Sir George Russell Drysdale

Russell Drysdale was born on Feb. 7, 1912, at Bognor Regis, Sussex, in England. The family moved to Australia, and Russell attended Geelong Grammar School in Victoria. He intended to take up farming but developed a strong interest in art and in 1935 began studying painting in Melbourne, continuing at the Grosvenor School in London and La Grande Chaumière in Paris during 1938-1939.
Returning to Melbourne, Drysdale found a strong resistance to acceptance of the newer art forms. He decided to move to Sydney, where the art world was awakening to European influences, and he immediately found himself at home. In 1941 he traveled through the remoter sections of the hinterland; Man Feeding His Dogs and Moody's Pub capture the region's emptiness.






From the early 1940s, when he began interpreting the life of Australia's rural frontier in a new and highly personalized style, Drysdale turned aside from the established Australian school. Australian impressionism had become something of a stereotype, and Sir Arthur Streeton and other landscapists had painted coastal areas and well-grassed pastoral lands accessible to the main cities. Drysdale took for his settings the wide, dry, ocher-hued heartland of the continent, where he sensed the essence of the Australian experience. He used a warm, deeptoned palette to present somber and astringent views of desolate "heartbreak" landscapes typical of the back-country and to show how the emptiness and monotony affected those who made their lives in this environment.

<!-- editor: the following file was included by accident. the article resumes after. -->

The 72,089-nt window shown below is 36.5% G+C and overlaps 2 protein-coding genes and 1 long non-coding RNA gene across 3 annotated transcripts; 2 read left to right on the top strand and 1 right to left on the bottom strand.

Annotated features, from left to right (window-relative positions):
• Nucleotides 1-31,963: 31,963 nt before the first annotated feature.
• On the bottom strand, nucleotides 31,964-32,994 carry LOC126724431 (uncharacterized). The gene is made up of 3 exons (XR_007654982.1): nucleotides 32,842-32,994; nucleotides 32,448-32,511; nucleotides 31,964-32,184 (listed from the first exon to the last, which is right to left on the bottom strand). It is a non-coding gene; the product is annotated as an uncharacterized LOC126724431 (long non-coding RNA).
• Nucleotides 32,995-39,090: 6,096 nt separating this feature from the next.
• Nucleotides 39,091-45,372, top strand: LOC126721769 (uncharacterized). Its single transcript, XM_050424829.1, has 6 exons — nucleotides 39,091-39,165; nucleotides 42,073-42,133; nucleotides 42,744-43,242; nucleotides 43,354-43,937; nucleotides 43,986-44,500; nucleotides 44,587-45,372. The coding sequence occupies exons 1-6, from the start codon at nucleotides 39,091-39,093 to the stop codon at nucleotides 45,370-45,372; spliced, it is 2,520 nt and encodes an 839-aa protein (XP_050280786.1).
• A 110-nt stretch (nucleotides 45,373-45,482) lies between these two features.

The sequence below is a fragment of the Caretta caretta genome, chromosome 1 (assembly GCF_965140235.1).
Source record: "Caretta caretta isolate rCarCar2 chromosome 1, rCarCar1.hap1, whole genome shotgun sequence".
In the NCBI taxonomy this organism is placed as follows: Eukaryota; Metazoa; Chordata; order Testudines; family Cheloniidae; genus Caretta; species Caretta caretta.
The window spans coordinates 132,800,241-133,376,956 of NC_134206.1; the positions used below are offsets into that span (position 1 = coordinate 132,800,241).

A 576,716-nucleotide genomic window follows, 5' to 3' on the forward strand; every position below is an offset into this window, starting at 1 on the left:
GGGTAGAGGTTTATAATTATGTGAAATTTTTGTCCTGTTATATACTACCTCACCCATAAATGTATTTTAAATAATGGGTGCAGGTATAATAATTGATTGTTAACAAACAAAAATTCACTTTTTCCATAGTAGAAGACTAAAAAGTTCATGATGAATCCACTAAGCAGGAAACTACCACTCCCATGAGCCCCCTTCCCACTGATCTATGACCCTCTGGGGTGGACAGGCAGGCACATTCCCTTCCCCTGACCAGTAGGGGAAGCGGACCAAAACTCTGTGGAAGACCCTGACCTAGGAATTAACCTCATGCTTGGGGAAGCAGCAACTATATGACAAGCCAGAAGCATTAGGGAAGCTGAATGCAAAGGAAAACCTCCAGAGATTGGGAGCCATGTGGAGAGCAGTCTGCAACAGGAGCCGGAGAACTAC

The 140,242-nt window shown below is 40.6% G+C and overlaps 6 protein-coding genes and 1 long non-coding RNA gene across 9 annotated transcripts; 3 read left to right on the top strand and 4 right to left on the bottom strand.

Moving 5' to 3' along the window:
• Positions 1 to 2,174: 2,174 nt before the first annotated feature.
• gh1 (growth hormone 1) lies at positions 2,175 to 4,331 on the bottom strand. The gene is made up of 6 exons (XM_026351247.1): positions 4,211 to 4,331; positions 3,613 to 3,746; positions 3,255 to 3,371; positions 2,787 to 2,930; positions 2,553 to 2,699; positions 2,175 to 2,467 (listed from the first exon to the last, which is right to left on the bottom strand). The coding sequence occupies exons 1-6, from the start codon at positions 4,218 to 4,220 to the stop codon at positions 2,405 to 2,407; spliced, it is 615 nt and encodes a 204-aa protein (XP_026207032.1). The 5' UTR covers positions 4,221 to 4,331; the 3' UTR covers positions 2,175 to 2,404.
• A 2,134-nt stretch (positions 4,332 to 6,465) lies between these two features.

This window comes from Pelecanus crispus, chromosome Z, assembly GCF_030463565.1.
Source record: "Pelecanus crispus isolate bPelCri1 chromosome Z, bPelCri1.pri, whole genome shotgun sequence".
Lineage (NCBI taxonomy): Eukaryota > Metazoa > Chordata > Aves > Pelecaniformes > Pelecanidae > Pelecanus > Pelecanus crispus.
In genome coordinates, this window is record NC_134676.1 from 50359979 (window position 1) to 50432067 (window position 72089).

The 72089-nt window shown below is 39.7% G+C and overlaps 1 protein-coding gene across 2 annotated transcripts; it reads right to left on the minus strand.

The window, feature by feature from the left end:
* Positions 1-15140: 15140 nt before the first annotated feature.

Drysdale created pictorial enigmas that preserve something of the land's mystical quality and of the special response of people to it. As critic James Gleeson pointed out (1969): "Man is not shown by Drysdale as protagonist at grips with ruthless nature; rather he is drawn as a malleable creature upon whom the external forces have imposed the stamp of their authority." ( Your Dictionary )







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